Google’s Pixel phones are, by many measures, the best Android phones you can get. However, they’re expensive, and consumers haven’t been purchasing the new Pixel 3 devices as often as they did the cheaper gen-2 Pixels. Google’s solution is, apparently, the cheaper Pixel 3a. Now, we can get a battery look at what makes it cheaper thanks to a teardown from iFixit.
The first thing to know about the Pixel 3a is that its plastic frame is not water-resistant. That’s not great if you plan to use it in the rain, but it does make the phone easier to disassemble. Getting the chassis open is the first step in tearing down any phone, and the Pixel 3a is easier to access than most. iFixit didn’t need to apply any heat to melt adhesives — it just has a bit of porous, spongy glue holding the screen down.
After prying the phone open, the screen came off easily, and iFixit was able to confirm the Pixel 3a uses a Samsung OLED panel. That’s surprising as LG is also making mobile OLEDs, and they tend to be a bit cheaper. The battery is under the display, and it’s not heavily glued either. There’s also no wireless charging coil to remove in this phone.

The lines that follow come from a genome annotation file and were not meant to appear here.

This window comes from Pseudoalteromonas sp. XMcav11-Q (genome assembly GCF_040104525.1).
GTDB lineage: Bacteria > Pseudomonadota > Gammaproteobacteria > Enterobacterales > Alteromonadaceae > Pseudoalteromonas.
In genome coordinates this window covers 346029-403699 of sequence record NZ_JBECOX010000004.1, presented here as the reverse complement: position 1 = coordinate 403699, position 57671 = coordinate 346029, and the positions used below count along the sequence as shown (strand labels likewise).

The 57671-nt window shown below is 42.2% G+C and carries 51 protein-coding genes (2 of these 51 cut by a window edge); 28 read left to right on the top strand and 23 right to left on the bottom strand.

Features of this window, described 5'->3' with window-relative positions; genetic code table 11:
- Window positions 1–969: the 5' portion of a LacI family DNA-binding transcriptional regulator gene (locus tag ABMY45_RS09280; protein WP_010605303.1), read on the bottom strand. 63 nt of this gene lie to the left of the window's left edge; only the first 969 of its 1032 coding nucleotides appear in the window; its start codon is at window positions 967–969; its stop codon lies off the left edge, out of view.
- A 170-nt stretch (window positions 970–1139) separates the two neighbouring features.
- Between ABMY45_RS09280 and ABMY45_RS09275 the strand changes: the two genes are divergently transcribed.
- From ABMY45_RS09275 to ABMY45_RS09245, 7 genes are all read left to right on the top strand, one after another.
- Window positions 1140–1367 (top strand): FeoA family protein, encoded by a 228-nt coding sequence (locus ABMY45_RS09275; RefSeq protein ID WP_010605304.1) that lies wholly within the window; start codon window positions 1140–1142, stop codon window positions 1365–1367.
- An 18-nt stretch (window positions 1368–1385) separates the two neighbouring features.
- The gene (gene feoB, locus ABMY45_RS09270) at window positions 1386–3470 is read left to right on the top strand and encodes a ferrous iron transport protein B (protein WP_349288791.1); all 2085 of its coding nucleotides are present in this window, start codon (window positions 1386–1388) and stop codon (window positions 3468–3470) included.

The motherboard was easily removed with a standard Torx screwdriver, but iFixit notes there are a lot of ribbon cables to disconnect. There is no secondary circuit board in the Pixel 3a, so all the important stuff is on this one component including the Snapdragon 670 SoC, 4GB RAM module, flash storage, and the Titan M security chip. There’s no Pixel visual core chip, though. Both the USB Type-C port and headphone jack are modular, meaning they are not soldered to a circuit board. If either one breaks, it’s a much easier repair.
iFixit gives the Pixel 3a higher marks for repairability than most phones with a 6 out of 10 rating. It praises the phone for using standard Torx screws, easily removed adhesive, and modular ports. The only negative is all the ribbon cables, which are easy to break when digging around inside your phone.
The iFixit teardown is a helpful reminder that many of the things we associate with “premium” phones
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